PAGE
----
Fred Davis had already paid his airfare to get out of town during the Washington Redskins‘ bye week vacation. He had even secured a ticket to see his college team, Southern Cal, play at Oregon.
USC lost that game, by the way, 47-20.
“Good thing I stayed here,” Davis said, shaking his head.
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Davis canceled his travel plans after Chris Cooley broke his right ankle in a loss to Philadelphia before the bye. With Cooley out a month, maybe longer, the 2008 second-round draft pick spent some 4 1/2 hours a day working with position coach Scott Wachenheim, preparing for his first game as a No. 1 tight end when the Redskins visit the Atlanta Falcons on Sunday.
“I don’t want to get too excited,” Davis said. “It might be different (Sunday).”
The Redskins don’t care if he gets excited – as long as Davis figures out how to block.
He can already catch. He had eight receptions, more than his total in the first six games combined, after Cooley went down in the second quarter of the Eagles game. The problem is that Davis didn’t do much to get in the way of a Philadelphia pass rush that piled up six sacks.
The Redskins will need more from their tight end after season-ending injuries to linemen Chris Samuels and Randy Thomas.
“I was like, ‘Man, people say he can’t block,’ but to me it was more like ‘He got thrown in there,”‘ Davis said. “I’m not a great blocker. I’m not a good blocker yet, but I know I can be.”
To that end, Davis spent the vacation working with Wachenheim on the basics of blocking, including hand placement and footwork.
“I’m strong enough to block somebody,” Davis said. “I’m not a weak guy. I put up a lot of weight in the weight room. But no matter how strong you are, if a guy gets under your pads, he’s going to win.”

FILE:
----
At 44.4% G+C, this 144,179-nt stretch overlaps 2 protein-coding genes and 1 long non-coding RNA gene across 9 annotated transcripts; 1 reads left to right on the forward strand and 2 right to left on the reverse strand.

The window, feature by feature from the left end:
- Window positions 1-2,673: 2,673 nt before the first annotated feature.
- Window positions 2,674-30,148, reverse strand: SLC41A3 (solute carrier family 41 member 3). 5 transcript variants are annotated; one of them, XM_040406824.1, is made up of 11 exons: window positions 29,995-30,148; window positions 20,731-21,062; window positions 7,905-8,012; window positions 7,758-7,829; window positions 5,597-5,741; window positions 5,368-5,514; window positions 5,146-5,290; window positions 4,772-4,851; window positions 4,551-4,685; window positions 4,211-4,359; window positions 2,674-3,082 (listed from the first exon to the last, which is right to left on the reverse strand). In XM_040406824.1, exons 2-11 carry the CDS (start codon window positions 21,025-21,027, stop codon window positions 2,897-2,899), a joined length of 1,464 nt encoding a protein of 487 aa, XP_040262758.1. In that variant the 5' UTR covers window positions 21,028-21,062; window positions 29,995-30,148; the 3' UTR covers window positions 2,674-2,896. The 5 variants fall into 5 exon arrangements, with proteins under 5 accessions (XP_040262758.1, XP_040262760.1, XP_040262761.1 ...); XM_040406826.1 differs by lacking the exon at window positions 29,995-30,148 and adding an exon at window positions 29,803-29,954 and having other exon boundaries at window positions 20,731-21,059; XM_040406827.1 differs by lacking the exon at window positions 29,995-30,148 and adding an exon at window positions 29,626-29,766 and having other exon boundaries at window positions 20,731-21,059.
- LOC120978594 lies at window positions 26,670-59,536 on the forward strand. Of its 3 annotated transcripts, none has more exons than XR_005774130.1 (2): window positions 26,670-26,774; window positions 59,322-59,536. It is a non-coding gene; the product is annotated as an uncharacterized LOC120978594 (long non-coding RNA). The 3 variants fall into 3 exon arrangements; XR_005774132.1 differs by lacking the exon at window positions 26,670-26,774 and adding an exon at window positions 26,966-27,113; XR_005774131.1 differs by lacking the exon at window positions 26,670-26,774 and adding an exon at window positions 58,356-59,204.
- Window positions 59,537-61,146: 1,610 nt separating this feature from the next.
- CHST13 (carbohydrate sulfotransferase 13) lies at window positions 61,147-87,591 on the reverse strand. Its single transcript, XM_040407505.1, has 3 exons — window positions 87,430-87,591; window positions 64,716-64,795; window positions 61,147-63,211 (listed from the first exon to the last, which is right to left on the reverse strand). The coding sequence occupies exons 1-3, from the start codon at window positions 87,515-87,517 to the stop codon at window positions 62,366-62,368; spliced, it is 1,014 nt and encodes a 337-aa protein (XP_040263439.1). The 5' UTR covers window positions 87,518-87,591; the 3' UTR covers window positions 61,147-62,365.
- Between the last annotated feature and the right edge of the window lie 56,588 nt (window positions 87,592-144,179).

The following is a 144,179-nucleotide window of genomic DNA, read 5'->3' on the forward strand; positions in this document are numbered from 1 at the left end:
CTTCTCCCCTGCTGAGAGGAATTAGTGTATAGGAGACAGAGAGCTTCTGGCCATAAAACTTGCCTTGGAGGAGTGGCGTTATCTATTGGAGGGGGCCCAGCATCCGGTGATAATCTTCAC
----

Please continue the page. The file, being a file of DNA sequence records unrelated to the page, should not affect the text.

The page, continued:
Cooley leaves big shoes to fill. Davis said the Eagles‘ defense put less emphasis on covering the tight end after he entered the game, helping him to gather those eight catches, including his first career touchdown.
But he knows the Falcons are probably licking their chops after watching the game film, seeing a tight end vulnerable to the blitz.
“I think the main thing their defense is going to try to do is bull rush,” Davis said. “And I’ve just got to try to deal with that.”
Davis might have the rest of the year to deal with it. Cooley, walking with two crutches and a large boot on his right ankle, gave an update on his recovery Wednesday. While he’s hopeful the injury will sideline him only four weeks, he could be out longer.
“I’m hopeful that I can come back and play,” Cooley said. “I still have an inch break in my ankle and it has three screws in it, so I’m not getting around so well, so we’ll see what happens.”
Cooley, who leads the team with 29 catches, had surgery last week and will see a doctor on Monday to learn how well he’s healing. Sunday will be the first game he’s missed in his six-year NFL career, and he said he’s honored that the Redskins haven’t put him on season-ending injured reserve to open up a roster spot.
“I think the tough decision ends up being on our organization in the next couple of weeks, of keeping a spot for me over that amount of time,” Cooley said, “taking the risk of whether I’ll be able to play or not.”
Meanwhile, Davis is anxious to fill in for the Redskins, who are trying to come back refreshed from the bye following a 2-5 start.
“This is a totally new season for me,” he said. “It’s a big opportunity. Everybody wants to see what I can do. To me, I like it. I like competing . I like the challenge.”